Click here for a spreadsheet summary that expands on the data in this map. Scroll to the end of this post for a copy of the questions ALRANZ asked DHBs.
Just about every time some shocking new anti-abortion restriction pops up in the United States, a prochoice person here will have to point out that, uh, hey, we have that here, too.
Like Coley Tangerina’s recent “Don’t Pretend that Texas is the Place With the Abortion Problem”; or last year’s column by Alison McCulloch in the wake of Republican congressman Todd Akin’s comments on rape and abortion; or, from Queen of Thorns (just to pick one), this: “NZ Abortion Law: more hoops than you could throw a Tux wonder dog at”; or the organisation planning its third crisis pregnancy centre which believes, among other things, that emergency contraception can never be used, even in cases of rape; or, just this week, the doctor who cites “conscientious objection” in refusing to prescribe birth control.
Then there are ultrasounds. As those who follow the reproductive rights struggle already know, mandatory ultrasounds have become a popular anti-abortion tool in the United States, but, hey, we don’t have that here, right?
Well, yes and no. No, there’s no “law” mandating the use of ultrasound for abortions, but as a survey by ALRANZ shows, most DHBs (District Health Boards) either mandate the use of ultrasound in abortion care, or effectively insist on it.
The main driver for that is most likely the Abortion Supervisory Committee’s latest (2009) “Standards of Care For Women Requesting Induced Abortion in New Zealand”, which state states “Gestational age must be verified and documented”:
Recommendation 32.1: Ultrasonography is recommended because it more accurately establishes gestational age, viability and site. It allows streamlining of care and may assist a woman and her abortion provider choose between medical and surgical methods.
ALRANZ made a submission on that document back in 2009 arguing that ultrasound isn’t always necessary, and we think it’s time for the ASC to revisit its guidelines. (Remember, the ASC is the three-member statutory body appointed by politicians to oversee our abortion laws.)
Sometimes, of course, an ultrasound is medically necessary and useful, and we’ve heard from providers who think it’s safer if ultrasound is part of routine abortion care. (And we’d like to pay tribute to those who provide abortion services, both for what they do and for the incredible safety record they have maintained. Thank you!)
For example, ultrasound might be called for in cases where the length of the pregnancy is uncertain (some abortion providers are only licensed for abortions up to 12 weeks, so they have to be sure, or they’re breaking the law) or if there’s concern the pregnancy might be ectopic (where the embryo implants outside the womb) or if an abnormality is suspected, for example a molar pregnancy in early pregnancy.
But another driver of the almost universal use of ultrasound in abortion care in New Zealand is our backward laws.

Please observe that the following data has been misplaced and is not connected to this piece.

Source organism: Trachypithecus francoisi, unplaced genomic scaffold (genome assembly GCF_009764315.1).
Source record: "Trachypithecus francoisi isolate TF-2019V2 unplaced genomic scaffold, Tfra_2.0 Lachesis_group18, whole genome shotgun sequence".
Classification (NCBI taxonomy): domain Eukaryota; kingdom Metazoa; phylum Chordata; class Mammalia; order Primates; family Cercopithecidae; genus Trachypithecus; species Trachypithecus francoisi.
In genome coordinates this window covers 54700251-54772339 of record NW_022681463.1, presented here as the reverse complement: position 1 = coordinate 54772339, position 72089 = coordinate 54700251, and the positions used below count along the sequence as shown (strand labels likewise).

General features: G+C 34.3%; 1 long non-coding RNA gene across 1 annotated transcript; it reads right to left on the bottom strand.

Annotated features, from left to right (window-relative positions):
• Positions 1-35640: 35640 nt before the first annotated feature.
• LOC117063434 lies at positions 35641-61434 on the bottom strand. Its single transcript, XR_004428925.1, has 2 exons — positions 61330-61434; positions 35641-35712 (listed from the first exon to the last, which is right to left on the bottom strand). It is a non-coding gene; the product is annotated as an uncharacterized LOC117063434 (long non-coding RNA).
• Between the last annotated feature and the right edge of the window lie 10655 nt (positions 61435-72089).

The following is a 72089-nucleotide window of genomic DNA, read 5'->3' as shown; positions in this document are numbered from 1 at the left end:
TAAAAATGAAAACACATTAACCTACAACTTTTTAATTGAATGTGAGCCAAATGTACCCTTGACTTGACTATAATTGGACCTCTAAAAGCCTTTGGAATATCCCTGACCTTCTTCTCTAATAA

Laws that mean people seeking abortions have to see up to five doctors add to delays in care that push back the gestational age at which abortions take place, meaning more need for an ultrasound. The latest statistics show 55% of abortions in New Zealand take place at under 10 weeks, a figure that hasn’t moved much in the past few years. (Compare that with 78% at under 10 weeks in England and Wales.)
And how can that stat change given the cumbersome approval procedures needed under a law that says abortion is a crime, not a health matter? In the end, best medical practice is being held hostage to bad abortion law.
Recent research (for example [pdf] this paper from the British Journal of Obstetrics and Gynaecology) has shown that routine ultrasounds are in fact not medically necessary in most abortion cases, particularly for early abortions when the method is medication, not surgical. In its publication “Safe Abortion: Technical and Policy Guidance for Health Systems,” the World Health Organisation says “Use of routine pre-abortion ultrasound scanning is not necessary”.
And lest you think there’s no action on this issue from local anti-abortion activists, they’ve been working pretty diligently behind the scenes to (following link is to our old blog, where some of the out-links are broken) add mandatory questions about ultrasound viewing to abortion consent forms.
We’ve also heard anecdotal stories of off-site ultrasound technicians making inappropriate (to say the least) comments to women having an ultrasound as part of abortion care – and doing so deliberately.
What’s more, it’s almost certainly anti-abortion lobbying that led to this recommendation in the 2009 ASC guidelines:
“If a woman has an ultrasound she must be informed that she is able to view the scan.”
(Because, of course, she wouldn’t be able to work that out for herself.)
To find out more about the situation, ALRANZ wrote to all the DHBs to ask them whether they required an ultrasound as part of abortion care; if so, why; whether ultrasounds were done on site; and whether the DHB referred to ultrasounds in its consent form for abortion care. Note: most of the info came in last year, so individual DHB policies may have changed.
Here’s what we asked the DHBs:
Thanks to the ALRANZ exec members who worked on this project. If you can financially support our advocacy for reproductive rights, click on the Givealittle button!